Membranes are the interfaces between (micro)organisms and their environments. The key roles they play in metabolism (e.g., providing energy to the cell using ion gradients across the membranes; Konings et al., 2002; Zhou et al., 2020) and environmental sensing and signaling (Ren and Paulsen, 2005) require constant composition adjustments (Oger and Cario, 2013). Archaea synthesize tetra-ether lipids that span the entire membrane and form a monolayer (Koga and Morii, 2007). The isoGDGTs are a subset of these archaeal tetraether lipids, and their composition is group specific; for example, Thaumarchaeota preferentially synthesize isoGDGTs with cyclopentane rings (Sinninghe Damsté et al., 2002). Archaea also produce OH-isoGDGTs (Lipp and Hinrichs, 2009) that were first discovered in methanotrophic archaea (Hinrichs et al., 1999) and later in Thaumarchaeota (Elling et al., 2017; Bale et al., 2019).

The stability of archaeal membranes increases with ambient growth temperature, especially in thermophilic extremophiles (De Rosa et al., 1980). Yet, it was not until the 2000s that geochemists exploited this observation to develop quantitative temperature proxies (e.g., Schouten et al., 2002; Kim et al. 2010; Ho et al., 2014; Tierney and Tingley, 2014). Of particular importance for understanding isoGDGT-based proxies is that, at all temperatures, archaea must maintain semi-permeability without impacting rigidity (e.g., Chugunov et al., 2015). Most isoGDGTs involved in paleothermometry contain one or more cyclopentane rings, resulting in tighter packing and a more stable membrane (see Figure 1 in Zhou et al., 2020). At low temperatures, archaea reduce the number of cyclopentane rings in their membrane structures, thereby preventing membrane rigidity (Gabriel and Chong, 2000; Schouten et al., 2002). Indeed, Schouten et al. (2002) observed that the cyclization of isoGDGTs in surface marine sediments is correlated globally with measured surface water temperature in mesophilic (non-extreme) environments, resulting in the development of the first archaeal lipid paleothermometer, TEX86 (Table 1). In addition, in Thaumarchaeota, hydroxylation increases membrane fluidity and transport (Huguet et al., 2017), which compensates for increased rigidity at lower temperatures. The observation that the number of rings in hydroxylated isoGDGTs changes with temperature led to the development of ring-number-based OH-isoGDGT proxies (Fietz et al., 2013; Lü et al., 2015; Table 1).


Table 1. Isoprenoid and hydroxylated GDGT-derived indices proposed for paleotemperature estimates. In the equations, the abbreviation GDGTn represents isoGDGTs with n number of cyclopentane rings. For example, isoGDGT-1 represents the non-hydroxylated isoprenoid GDGT with one cyclopentane moiety. The abbreviation OH-isoGDGTn stands for hydroxylated isoprenoid GDGTs with n number of cyclopentane rings. The term ΣisoGDGTs refers to the sum of all non-hydroxylated isoprenoid GDGTs (e.g., isoGDGT-1, isoGDGT-2, isoGDGT-3, crenarchaeol and its isomer, abbreviated in this table as cren'). The term ΣOH-isoGDGTs refers to the sum of OH-isoGDGT-0, OH-isoGDGT-1 and OH-isoGDGT-2. > High res table


TEX86 Reconstructions in Polar Oceans: Opportunities and Challenges

The general relationship between the number of rings in sedimentary GDGTs and the overlying mean annual sea surface temperature is that the warmer the seawater, the more isoGDGTs there are with higher numbers of cyclopentane rings (e.g., isoGDGT-2 and isoGDGT-3), resulting in higher TEX86 index values; incorporation of the isomer of crenarchaeol adds accuracy (Sinninghe Damsté et al., 2002). Kim et al. (2010) proposed a variant of TEX86, termed TEXL86, that employs a different GDGT combination (TEXL86; Table 1) and is intended for temperatures below 15°C.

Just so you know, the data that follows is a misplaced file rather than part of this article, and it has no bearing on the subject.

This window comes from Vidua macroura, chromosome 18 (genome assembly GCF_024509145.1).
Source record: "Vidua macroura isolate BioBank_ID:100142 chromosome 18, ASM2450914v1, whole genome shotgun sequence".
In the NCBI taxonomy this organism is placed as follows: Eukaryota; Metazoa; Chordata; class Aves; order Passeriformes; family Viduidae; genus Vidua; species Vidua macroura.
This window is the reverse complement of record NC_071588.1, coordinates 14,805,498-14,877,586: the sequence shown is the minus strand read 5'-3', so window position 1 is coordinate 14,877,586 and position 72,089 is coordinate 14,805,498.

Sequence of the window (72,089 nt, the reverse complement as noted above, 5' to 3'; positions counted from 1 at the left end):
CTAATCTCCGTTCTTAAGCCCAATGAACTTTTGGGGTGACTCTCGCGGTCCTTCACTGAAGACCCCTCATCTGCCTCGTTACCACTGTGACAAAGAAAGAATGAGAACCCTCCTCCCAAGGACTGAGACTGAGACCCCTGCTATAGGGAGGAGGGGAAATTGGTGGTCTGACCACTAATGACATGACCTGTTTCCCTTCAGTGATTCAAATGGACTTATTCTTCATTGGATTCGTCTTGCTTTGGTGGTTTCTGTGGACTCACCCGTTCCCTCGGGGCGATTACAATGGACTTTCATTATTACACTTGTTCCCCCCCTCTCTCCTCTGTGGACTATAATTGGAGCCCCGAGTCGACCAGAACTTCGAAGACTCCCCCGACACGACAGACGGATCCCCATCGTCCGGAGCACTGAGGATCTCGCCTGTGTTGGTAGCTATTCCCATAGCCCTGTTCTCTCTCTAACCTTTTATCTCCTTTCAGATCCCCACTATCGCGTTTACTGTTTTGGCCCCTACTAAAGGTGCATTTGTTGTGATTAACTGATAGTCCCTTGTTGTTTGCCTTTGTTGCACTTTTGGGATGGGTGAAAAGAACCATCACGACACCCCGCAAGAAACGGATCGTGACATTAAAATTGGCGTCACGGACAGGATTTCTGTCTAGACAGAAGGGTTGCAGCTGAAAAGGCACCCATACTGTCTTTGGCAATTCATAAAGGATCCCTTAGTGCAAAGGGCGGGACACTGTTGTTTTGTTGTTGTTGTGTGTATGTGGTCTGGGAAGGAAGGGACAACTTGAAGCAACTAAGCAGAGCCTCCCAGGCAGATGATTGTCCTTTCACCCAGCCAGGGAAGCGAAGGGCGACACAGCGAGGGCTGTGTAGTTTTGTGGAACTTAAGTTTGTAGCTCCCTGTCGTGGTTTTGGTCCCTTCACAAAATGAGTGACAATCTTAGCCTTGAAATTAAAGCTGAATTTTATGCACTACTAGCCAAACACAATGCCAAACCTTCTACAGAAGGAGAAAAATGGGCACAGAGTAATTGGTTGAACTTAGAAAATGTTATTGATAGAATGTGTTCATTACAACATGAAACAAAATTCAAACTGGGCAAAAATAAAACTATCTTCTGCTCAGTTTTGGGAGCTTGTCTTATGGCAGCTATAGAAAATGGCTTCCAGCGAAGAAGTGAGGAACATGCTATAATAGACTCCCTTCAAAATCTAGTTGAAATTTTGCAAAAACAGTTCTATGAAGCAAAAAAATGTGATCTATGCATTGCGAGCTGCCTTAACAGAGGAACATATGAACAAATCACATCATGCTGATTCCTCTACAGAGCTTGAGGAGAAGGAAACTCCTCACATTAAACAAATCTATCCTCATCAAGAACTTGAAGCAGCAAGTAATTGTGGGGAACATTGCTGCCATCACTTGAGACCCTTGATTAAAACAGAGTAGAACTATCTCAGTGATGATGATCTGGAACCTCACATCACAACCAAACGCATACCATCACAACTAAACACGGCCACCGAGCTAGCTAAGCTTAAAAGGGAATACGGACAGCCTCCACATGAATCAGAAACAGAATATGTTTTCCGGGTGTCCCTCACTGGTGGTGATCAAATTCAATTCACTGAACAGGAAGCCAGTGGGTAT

The isoGDGT-derived indices in surface sediments are generally well correlated with seawater temperatures in the overlying upper water column (e.g., Kim et al., 2010; Ho et al., 2014; Tierney and Tingley, 2014; Figure 1). In global calibrations, the standard errors of temperature estimates vary between 4.0°C and 5.2°C for TEXL86 and TEX86, respectively (Kim et al., 2010). Inter-laboratory error (3°–4°C) for TEX86 are the same order of magnitude as other commonly used quantitative temperature proxies (Schouten et al., 2013). There is, however, a larger scatter in the TEX86–sea surface temperature (SST) relationships at the low temperature end of the calibrations (Figure 1; Kim et al., 2010; Ho et al., 2014; Tierney and Tingley, 2014). The scatter is partly due to bias from terrestrial input, especially in the Arctic Ocean (Ho et al., 2014; Y. Park et al., 2014), and potentially from the use of satellite-assigned sea surface temperatures below the seawater freezing point for some calibrations (Pearson and Ingalls, 2013). Large scatter in TEX86–SST relationship is not an issue unique to the polar oceans. It also exists at the high-temperature end in the Red Sea (Figure 1), likely due to an endemic Thaumarchaeota population (Trommer et al., 2009). As such, TEX86 and its variants may be affected by environmental conditions other than temperature, such as pH (Elling et al., 2015), oxygen availability (Qin et al., 2015), cellular physiological acclimation including ammonia oxidation rates (Elling et al., 2014; Hurley et al., 2016), and shifts in season and depth of production (Huguet et al., 2007; Ho and Laepple, 2016; Chen et al., 2018). Many of the caveats mentioned above have been reviewed for the global ocean in general (see, for example, comprehensive reviews by Pearson and Ingalls, 2013; Schouten et al., 2013; and Tierney, 2014). Figure 2 illustrates concerns raised for the polar oceans.